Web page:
V8 Why Not Further Develpment

Discussion in 'V8 Discussion' started by Funmart6, Jul 25, 2019.

  1. Funmart6

    Funmart6 my name is mud

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    It just occurred to me after watching a review of the Ford Gt that is powered by a V6. Why didn’t Ford use the V8, that they used in our cars, for anything else or continue developing the engine for other applications other than our SHO cars?
    I know the V8 in our cars, by today’s standards is pretty weak at 235hp, but it could’ve been developed into a monster and I am wondering and wanting to know why they, “Ford”, would not have wanted to develop this engine further. Anyone got any ideas as to why our V8 was snubbed????

    I misspelled the heading, should say “development”. Can’t seem to change it. Admin help!!!
     
    Last edited: Jul 25, 2019
  2. luigisho

    luigisho SHO Member

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    It was a Yamaha/Ford hybrid. They were developing their own larger volume modular v8 and spent alot of time and money developing more power out of the 4.6 (now the 5.0 coyote)by the time the v8 SHO's were in production. Limited run, outsourced, cam failing specialty item. The answer to this and most things is probably...money
     
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  3. SM105K

    SM105K Land Yacht Pilot Supporting Member

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    Money and technology. Pretty sure Ford didn't want to be strapped to Yamaha for the foreseeable future on a niche motor.
     
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  4. stephen newberg

    stephen newberg Moderator Staff Member

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    I think both of the above responses cover it.

    pax, smn
     
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  5. E1

    E1 Crash Tested

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    I think the V8 SHO was an experiment and they learned a lot from it - some good, some bad - but they never intended to make a long term run out of it.

    That just adds to the unique appeal to me. Never before, never again.
     
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  6. NoSlo

    NoSlo GoldMember

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    Rather, the V8 was Ford trying to re-create the magic of the Yamaha V6 in-house -- and failing.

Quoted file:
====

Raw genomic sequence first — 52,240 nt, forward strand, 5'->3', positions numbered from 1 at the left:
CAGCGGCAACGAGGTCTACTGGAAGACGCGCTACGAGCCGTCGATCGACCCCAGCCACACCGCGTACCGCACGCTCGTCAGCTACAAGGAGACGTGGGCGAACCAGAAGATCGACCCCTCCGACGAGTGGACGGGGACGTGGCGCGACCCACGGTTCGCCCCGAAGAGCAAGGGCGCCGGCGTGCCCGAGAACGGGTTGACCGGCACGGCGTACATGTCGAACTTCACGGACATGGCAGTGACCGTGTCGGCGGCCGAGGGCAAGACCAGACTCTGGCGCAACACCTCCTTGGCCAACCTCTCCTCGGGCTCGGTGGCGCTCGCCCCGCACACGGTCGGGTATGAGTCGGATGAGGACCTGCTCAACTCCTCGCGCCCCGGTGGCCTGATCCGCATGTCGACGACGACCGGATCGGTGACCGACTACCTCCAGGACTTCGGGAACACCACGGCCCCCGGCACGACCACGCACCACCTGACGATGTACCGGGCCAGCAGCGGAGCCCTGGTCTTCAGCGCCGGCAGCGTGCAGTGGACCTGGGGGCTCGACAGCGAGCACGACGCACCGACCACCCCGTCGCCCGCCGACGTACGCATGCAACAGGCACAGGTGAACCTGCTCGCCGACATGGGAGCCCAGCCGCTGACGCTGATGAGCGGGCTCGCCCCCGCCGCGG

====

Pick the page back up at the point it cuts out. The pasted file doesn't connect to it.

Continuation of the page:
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  7. gamefanatic

    gamefanatic SHO Member

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    Not only was the engine unique, but so were the Gen3 ECU's.. Not used in any other vehicle, not even the mustang built by the same group used a different ecu. Some of the other components were similar such as the ACM, ICU, and Shift selector. Mustangs had similar radio setups.
     
  8. GEN 3 SHO FAN

    GEN 3 SHO FAN SHO Member

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    I have the impression the cam problem put some distortion between the 2 companies which were working together for at least 7 seven years (if not more). It wasn't a one shot deal.

    When we study the first year of production, we can see Ford trying to lunch the car in october/november 95 (with some ECU codes) but decided to stop the production entirely between end of november 95 until february 96. The other thing was the critics, complaints were made about the first pre-production cars about their poor horsepower of 225 hp. These 2 things forced Ford (probably) to re-sent their engines to Yamaha. An article of that time spoke about this... (maybe I have it somewhere). Additionally, Ford (probably) asked earlier to Yamaha to change the intake already patented...

    In february 96, early production started and the ECU codes were different with an output of 235 hp.

    This engine even if it had cam failure, was at least 10 years in advance on many engines. Stronger than a 4.6L in 1996... Even in 2010, it has more hp than the basic Mustang with a 3.8L. By the way, I was asking myself in the last weeks, how many japanese V8 were made in history ? It's truly in hybrid in some aspects : a japanese and german Mustang.

    If the companies were not in good terms anymore, the use of the patented engine, parts and concepts, became very complicated. Another fact is that Ford put this engine in a "evoluated rolling saucer style" car. Sales were not there and motor cannot gain a great popularity then (rare cars and not so like by the market).
     
  9. stephen newberg

    stephen newberg Moderator Staff Member

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    I doubt the style of the body really had much to do with the low sales volume. Non-SHO Taurus models sold like hotcakes with the same body. It was mainly a pricing and marketing failure. There really was almost no marketing on the model, and as a result, the very high price for the time (mine new in the spring of 1998 listed at a bit over $45,000, Canadian) left people in the show room not interested in putting out that kind of money for what seemed just to be a high end Taurus.

    pax, smn
     

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